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Clinical nutrition

Vitamin D during pregnancy and its association with birth outcomes: a Brazilian cohort study



Evidence is lacking on how variation in vitamin D concentrations during gestation affects perinatal outcomes. Therefore, we evaluated the association between vitamin D serum concentrations during pregnancy and neonatal outcomes.


A prospective cohort of 180 healthy Brazilian pregnant women was followed and plasma 25-hydroxyvitamin [25(OH)D, nmol/L] was measured at 5–13 (baseline), 20–26 and 30–36 gestational weeks. Birth weight (BW), birth length (BL), BW z-scores, BL z-scores, first minute Apgar, small for gestational age (SGA), large for gestational age (LGA) and preterm birth were the outcomes. Multiple linear and Poisson regression models were estimated. Best linear unbiased prediction of random coefficients model was used to determine the association between the mean rate of change in vitamin D during pregnancy concentrations and neonatal outcomes.


Mean (SD) BW was 3300 (600) g, BW z-score 0.34 (1.11), BL 49.3 (3.3) cm, BL z-score 0.44 (1.5), and first minute Apgar score 8.2 (1.4). Prevalence of SGA, LGA and preterm birth were 6%, 18% and 13%, respectively. 25(OH)D was directly associated with the risk of preterm birth at all trimesters. Incidence-rate ratios were 1.02, 1.05 and 1.04 for the 1st, 2nd and 3rd trimester, respectively. Mean rate of change during pregnancy in 25(OH)D was directly associated with BW z-score (β: 0.36, 95% CI 0.07; 0.65), LGA risk (IRR: 1.97, 95% CI 1.07; 3.63) and preterm birth (IRR: 7.35, 95% CI 2.99; 18.07).


Mean 25(OH)D rate of change during pregnancy was directly associated with BW z-scores, and increased LGA and preterm birth risk.

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Fig. 1: Flowchart.
Fig. 2: Maternal 25(OH)D concentration comparison between birth outcomes.
Fig. 3: Relationship between mean 25(OH)D rate of change during pregnancy and birth outcomes.


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The authors are grateful to all the women who volunteered to participate in this cohort study, to the managers and professionals of the Municipal Health Centre Heitor Beltrão for providing us with the space and opportunities for the data collection and to the Quest Diagnostics Nichols Institute laboratory (San Juan Capistrano, CA, USA) for performing the vitamin D concentration analyses. Moreover, we thank the National Council for Scientific and Technological Development (CNPq in the Portuguese acronym; grant number: 471196/2010-0) and the Carlos Chagas Filho Foundation for Research Support of Rio de Janeiro State (FAPERJ for the Portuguese acronym, grant number E-26/111.400/2010, E_14/2010) for the financial support. National Council for Scientific and Technological Development (CNPq in the Portuguese acronym; grant number: 471196/2010-0) and the Carlos Chagas Filho Foundation for Research Support of Rio de Janeiro State (FAPERJ in the Portuguese acronym, grant number E-26/111.400/2010, E_14/2010).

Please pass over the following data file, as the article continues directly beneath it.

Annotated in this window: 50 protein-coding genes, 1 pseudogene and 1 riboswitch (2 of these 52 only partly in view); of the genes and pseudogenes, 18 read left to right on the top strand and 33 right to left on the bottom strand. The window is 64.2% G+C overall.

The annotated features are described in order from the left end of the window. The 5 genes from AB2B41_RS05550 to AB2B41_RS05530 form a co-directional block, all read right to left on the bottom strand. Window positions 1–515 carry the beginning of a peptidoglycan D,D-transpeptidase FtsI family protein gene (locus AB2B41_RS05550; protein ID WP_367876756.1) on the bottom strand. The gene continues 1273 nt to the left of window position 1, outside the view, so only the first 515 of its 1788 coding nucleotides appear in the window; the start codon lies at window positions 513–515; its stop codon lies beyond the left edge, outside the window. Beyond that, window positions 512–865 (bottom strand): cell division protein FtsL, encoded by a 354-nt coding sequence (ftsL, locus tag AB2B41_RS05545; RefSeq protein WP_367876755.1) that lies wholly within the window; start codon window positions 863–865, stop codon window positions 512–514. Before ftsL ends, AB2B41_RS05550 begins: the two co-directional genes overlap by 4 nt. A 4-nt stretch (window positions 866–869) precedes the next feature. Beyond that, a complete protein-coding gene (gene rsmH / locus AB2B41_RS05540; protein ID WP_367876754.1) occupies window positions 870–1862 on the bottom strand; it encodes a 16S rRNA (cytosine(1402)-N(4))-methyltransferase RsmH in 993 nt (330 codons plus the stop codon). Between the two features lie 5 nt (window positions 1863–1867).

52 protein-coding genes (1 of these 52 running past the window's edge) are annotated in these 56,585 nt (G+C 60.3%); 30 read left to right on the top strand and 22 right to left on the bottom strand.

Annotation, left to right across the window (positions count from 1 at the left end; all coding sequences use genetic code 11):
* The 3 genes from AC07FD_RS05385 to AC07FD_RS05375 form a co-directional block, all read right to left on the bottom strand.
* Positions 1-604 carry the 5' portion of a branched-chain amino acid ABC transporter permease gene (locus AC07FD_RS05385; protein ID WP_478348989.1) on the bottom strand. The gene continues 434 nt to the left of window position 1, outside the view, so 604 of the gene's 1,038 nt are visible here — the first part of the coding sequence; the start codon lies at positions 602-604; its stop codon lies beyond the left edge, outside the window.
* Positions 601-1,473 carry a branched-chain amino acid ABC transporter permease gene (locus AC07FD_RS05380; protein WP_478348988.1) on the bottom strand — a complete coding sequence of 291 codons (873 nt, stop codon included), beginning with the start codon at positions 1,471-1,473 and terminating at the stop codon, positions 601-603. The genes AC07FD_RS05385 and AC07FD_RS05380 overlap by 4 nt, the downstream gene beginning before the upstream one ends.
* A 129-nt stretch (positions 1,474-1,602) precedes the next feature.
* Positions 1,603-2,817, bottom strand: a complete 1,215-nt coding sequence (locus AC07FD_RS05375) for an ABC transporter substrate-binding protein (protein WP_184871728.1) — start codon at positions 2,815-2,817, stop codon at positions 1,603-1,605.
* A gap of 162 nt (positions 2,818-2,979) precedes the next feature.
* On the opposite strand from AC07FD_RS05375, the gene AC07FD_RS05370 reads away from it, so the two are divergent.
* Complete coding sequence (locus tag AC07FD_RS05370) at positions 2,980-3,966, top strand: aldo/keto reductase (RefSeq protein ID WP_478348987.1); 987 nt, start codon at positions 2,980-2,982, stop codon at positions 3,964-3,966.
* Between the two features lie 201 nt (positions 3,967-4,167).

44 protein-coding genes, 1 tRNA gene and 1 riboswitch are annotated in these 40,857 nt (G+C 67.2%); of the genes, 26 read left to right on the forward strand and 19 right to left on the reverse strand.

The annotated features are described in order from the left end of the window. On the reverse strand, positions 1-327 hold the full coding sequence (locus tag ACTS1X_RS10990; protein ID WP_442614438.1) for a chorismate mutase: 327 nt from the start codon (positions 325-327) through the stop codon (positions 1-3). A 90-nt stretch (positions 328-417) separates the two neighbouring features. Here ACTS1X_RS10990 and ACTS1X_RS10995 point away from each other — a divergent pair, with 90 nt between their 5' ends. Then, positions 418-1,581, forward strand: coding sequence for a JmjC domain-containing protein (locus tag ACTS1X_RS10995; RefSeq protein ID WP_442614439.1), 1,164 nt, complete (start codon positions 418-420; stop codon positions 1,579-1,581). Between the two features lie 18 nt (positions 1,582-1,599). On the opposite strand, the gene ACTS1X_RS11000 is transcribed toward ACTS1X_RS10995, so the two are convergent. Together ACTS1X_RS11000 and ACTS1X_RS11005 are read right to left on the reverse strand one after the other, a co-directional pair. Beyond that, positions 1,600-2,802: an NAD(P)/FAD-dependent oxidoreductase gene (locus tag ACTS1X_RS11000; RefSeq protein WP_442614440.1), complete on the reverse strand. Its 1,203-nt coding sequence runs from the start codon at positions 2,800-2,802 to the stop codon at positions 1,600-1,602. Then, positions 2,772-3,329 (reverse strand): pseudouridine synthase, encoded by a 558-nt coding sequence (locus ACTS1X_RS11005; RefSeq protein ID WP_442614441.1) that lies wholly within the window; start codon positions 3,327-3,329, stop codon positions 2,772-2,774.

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CB and GK developed the research question and designed the study. CB and TRBC conducted the statistical analyses. GK, TRBC and DF provided support for the statistical analyses. TRBC assisted with the literature review and with writing the manuscript. All of the authors have made substantial contributions to the manuscript and approved this final revision.

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Correspondence to Gilberto Kac.

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The authors declare that they have no conflict of interest.

Ethical approval

The current study was performed in accordance with the guidelines of the Declaration of Helsinki. An informed consent for participation was thoroughly explained and signed by all participants. This study was approved by the Rio de Janeiro Federal University Maternity Teaching Hospital Ethics Committee (protocol number: 0023.0.361.000-08) and the Municipal Secretary of Rio de Janeiro Ethics Committee (protocol number: 0139.0.314.000-09).

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Benaim, C., Carrilho, T.R.B., Farias, D.R. et al. Vitamin D during pregnancy and its association with birth outcomes: a Brazilian cohort study. Eur J Clin Nutr (2020).

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